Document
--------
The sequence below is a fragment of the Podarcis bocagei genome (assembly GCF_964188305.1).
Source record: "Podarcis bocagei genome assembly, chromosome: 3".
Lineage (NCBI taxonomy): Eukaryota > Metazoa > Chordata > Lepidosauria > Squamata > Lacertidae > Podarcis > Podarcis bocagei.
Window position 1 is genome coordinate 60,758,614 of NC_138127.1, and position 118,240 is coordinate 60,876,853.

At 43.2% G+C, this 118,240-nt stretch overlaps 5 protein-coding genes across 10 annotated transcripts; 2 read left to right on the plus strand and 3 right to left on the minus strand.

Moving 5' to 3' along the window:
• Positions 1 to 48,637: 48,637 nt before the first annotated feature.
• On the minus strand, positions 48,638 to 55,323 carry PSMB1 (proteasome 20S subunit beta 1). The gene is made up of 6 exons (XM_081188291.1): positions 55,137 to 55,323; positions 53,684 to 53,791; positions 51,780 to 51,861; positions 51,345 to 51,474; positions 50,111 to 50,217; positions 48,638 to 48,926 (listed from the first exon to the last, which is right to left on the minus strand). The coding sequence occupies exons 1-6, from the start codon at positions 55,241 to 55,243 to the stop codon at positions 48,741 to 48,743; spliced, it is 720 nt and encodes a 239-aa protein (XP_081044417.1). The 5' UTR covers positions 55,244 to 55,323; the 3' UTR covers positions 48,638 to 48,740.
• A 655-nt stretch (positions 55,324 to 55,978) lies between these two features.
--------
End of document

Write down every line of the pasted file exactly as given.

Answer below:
The sequence below is a fragment of the Podarcis bocagei genome (assembly GCF_964188305.1).
Source record: "Podarcis bocagei genome assembly, chromosome: 3".
Lineage (NCBI taxonomy): Eukaryota > Metazoa > Chordata > Lepidosauria > Squamata > Lacertidae > Podarcis > Podarcis bocagei.
Window position 1 is genome coordinate 60,758,614 of NC_138127.1, and position 118,240 is coordinate 60,876,853.

At 43.2% G+C, this 118,240-nt stretch overlaps 5 protein-coding genes across 10 annotated transcripts; 2 read left to right on the plus strand and 3 right to left on the minus strand.

Moving 5' to 3' along the window:
• Positions 1 to 48,637: 48,637 nt before the first annotated feature.
• On the minus strand, positions 48,638 to 55,323 carry PSMB1 (proteasome 20S subunit beta 1). The gene is made up of 6 exons (XM_081188291.1): positions 55,137 to 55,323; positions 53,684 to 53,791; positions 51,780 to 51,861; positions 51,345 to 51,474; positions 50,111 to 50,217; positions 48,638 to 48,926 (listed from the first exon to the last, which is right to left on the minus strand). The coding sequence occupies exons 1-6, from the start codon at positions 55,241 to 55,243 to the stop codon at positions 48,741 to 48,743; spliced, it is 720 nt and encodes a 239-aa protein (XP_081044417.1). The 5' UTR covers positions 55,244 to 55,323; the 3' UTR covers positions 48,638 to 48,740.
• A 655-nt stretch (positions 55,324 to 55,978) lies between these two features.